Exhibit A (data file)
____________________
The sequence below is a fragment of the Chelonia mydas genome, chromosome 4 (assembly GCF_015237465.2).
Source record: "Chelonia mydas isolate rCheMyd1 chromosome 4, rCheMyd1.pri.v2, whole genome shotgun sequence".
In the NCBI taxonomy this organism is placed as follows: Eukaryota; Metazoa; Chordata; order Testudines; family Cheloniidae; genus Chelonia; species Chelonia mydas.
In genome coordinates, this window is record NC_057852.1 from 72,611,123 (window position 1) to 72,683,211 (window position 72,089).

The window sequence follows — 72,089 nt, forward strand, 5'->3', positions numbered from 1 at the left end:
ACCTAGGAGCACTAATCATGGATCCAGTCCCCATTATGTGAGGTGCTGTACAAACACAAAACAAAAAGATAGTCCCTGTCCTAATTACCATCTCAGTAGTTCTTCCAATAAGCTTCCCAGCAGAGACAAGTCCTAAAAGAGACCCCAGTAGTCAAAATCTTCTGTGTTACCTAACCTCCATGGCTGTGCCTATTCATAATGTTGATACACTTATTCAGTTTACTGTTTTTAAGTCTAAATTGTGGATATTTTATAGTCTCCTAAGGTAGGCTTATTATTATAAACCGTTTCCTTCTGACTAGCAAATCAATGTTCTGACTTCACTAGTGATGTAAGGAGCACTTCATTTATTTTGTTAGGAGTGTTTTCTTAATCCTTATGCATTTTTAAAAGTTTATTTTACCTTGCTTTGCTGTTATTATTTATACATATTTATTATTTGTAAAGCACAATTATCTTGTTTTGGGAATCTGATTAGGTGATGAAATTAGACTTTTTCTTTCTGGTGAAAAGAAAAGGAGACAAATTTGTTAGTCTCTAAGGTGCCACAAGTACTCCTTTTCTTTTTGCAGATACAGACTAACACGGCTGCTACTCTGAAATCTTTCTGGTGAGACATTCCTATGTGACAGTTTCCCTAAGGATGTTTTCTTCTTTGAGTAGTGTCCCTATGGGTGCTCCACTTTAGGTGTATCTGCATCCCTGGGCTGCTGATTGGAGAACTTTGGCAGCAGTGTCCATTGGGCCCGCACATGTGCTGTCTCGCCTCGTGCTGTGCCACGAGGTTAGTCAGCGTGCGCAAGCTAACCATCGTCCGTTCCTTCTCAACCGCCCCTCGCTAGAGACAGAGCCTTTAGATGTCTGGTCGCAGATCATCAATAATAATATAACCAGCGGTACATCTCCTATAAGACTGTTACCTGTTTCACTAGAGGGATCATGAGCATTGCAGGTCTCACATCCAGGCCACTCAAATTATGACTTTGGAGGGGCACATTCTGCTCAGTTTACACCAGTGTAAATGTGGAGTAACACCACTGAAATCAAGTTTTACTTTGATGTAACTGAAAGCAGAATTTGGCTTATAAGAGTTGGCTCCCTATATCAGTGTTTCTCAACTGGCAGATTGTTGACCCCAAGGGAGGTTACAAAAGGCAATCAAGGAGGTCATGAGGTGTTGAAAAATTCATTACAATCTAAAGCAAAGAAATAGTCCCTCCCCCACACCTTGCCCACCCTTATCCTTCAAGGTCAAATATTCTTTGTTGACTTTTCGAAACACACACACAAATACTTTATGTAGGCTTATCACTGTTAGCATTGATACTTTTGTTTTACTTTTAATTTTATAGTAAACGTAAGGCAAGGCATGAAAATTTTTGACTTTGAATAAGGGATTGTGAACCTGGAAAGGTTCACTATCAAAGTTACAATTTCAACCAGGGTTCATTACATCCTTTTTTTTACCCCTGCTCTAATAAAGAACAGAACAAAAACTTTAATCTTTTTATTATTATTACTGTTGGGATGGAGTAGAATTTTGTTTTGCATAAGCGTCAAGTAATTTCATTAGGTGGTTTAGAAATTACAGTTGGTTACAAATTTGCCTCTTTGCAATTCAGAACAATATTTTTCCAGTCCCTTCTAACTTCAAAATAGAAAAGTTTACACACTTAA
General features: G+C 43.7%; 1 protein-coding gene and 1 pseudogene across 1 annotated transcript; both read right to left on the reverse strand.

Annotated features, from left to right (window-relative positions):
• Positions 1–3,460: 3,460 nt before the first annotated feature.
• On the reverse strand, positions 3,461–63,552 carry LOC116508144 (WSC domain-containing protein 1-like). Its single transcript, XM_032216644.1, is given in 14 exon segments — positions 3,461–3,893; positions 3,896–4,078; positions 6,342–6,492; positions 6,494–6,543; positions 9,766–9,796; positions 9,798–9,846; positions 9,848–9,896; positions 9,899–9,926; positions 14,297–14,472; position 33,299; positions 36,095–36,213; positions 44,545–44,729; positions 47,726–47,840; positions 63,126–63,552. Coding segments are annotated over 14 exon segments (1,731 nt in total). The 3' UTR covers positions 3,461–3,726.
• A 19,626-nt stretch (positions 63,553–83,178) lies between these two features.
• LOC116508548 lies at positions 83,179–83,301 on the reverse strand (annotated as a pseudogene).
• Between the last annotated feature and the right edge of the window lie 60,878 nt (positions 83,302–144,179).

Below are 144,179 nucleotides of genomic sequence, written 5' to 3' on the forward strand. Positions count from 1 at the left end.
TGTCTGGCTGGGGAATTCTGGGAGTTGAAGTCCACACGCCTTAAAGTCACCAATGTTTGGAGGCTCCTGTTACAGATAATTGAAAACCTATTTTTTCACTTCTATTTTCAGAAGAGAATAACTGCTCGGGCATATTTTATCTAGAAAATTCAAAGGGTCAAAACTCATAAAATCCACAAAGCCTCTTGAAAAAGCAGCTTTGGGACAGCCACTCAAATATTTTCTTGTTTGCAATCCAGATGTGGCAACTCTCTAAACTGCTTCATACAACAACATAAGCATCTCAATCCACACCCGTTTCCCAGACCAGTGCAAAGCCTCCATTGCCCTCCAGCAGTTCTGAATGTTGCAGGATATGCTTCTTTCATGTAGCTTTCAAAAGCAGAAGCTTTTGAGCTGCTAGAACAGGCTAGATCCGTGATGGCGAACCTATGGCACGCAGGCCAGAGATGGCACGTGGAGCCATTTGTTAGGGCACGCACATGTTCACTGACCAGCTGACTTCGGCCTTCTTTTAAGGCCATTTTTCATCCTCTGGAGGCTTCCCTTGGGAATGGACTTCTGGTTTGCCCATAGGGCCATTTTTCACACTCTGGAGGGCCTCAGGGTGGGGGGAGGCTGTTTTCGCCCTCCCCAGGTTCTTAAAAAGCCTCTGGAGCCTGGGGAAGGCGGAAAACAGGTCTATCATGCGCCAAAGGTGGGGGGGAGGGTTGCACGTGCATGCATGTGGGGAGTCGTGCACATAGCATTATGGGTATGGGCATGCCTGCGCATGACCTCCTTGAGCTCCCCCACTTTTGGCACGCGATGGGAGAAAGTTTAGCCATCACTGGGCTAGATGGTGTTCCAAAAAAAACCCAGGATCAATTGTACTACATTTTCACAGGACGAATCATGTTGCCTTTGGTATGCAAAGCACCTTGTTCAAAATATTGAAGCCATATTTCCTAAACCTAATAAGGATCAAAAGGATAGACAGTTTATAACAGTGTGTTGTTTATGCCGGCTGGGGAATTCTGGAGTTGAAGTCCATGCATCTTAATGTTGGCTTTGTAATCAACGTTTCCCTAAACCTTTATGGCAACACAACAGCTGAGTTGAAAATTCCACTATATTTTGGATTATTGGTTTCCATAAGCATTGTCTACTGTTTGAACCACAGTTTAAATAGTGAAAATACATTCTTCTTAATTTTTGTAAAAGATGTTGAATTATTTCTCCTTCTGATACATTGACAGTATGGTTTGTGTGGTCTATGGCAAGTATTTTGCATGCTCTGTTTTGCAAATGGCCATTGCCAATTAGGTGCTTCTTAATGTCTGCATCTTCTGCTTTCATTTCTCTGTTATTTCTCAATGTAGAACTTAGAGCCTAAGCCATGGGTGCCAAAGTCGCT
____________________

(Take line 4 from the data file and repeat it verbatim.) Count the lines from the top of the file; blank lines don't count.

In genome coordinates, this window is record NC_057852.1 from 72,611,123 (window position 1) to 72,683,211 (window position 72,089).